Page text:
Today’s featured alumni librarian is Brian Greene who graduated from Furman in 1998 with a bachelor of arts in religion. He then went on to earn a master’s of theological studies in the Hebrew bible from Harvard University. Four years after that Greene completed a second master’s degree this time in library and information science. These two degrees serve him well in his current roles as the subject librarian for religion and philosophy and the head of information Delivery and Access Services.

What has been your professional path to your current position?

“I started out in libraries as a work-study student during graduate school. I loved surrounding myself with the rich collections at the Harvard Divinity School Library. It was also a great way to network with the faculty & with other students.  After graduation, I decided to stay in Boston and work in the Harvard University Library system for a couple of years before applying to PhD programs in Hebrew Bible, and it was then and there that I first began to see libraries as a career path.”

Tell us a little bit about how you chose to work as a library and information professional?

“Back in the early 2000’s, Harvard University offered its Library employees a great deal – full tuition coverage at Simmons University’s School of Library and Information Science. Never one to pass up an opportunity for a free education, you could say they made me an offer I couldn’t refuse!”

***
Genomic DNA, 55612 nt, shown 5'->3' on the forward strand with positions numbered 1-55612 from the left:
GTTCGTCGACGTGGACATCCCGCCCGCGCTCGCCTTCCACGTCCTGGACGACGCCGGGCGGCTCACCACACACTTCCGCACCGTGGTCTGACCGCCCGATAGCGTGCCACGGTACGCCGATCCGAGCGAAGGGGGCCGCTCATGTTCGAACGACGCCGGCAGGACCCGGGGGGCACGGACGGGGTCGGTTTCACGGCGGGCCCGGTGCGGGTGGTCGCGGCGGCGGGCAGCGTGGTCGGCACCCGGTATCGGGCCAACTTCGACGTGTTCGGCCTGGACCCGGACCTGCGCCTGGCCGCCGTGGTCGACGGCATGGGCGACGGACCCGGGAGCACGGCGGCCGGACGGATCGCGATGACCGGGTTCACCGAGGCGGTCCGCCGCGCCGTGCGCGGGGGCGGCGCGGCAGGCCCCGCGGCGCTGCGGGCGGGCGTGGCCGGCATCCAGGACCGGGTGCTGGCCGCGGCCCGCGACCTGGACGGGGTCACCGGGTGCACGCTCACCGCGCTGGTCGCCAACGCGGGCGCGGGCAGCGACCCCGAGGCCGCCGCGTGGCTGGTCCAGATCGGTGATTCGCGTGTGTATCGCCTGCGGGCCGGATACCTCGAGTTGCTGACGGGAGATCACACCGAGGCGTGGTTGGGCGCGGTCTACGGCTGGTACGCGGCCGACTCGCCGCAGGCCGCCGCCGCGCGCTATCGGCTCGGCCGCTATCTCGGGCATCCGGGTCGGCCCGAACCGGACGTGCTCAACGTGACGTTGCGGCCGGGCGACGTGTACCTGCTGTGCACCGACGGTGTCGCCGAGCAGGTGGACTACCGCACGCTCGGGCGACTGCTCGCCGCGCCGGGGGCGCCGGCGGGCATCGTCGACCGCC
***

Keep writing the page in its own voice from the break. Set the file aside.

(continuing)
What is the most interesting library in which you’ve worked?

“That depends on what you mean by interesting!  At Northeastern University, where I’ve worked for the past 15 years, there’s never a dull moment, since I work in public services. I’ve seen the university transform itself from a regional campus into a truly international, global research community. We have the 3rd highest international student population in the country (after NYU and USC) and I am really privileged to get to know so many of these students.”

What is something you have been surprised by during your career?

“I’m surprised I’ve spent my entire work life in New England, having grown up in the South. I’ve even lost my southern accent! I don’t miss the politics, but I do miss the food.”

Is there a particularly fond memory from your time at Furman that you would be willing to share?

“Definitely the mentoring relationships with the Furman Faculty, especially those in the Religion Department.”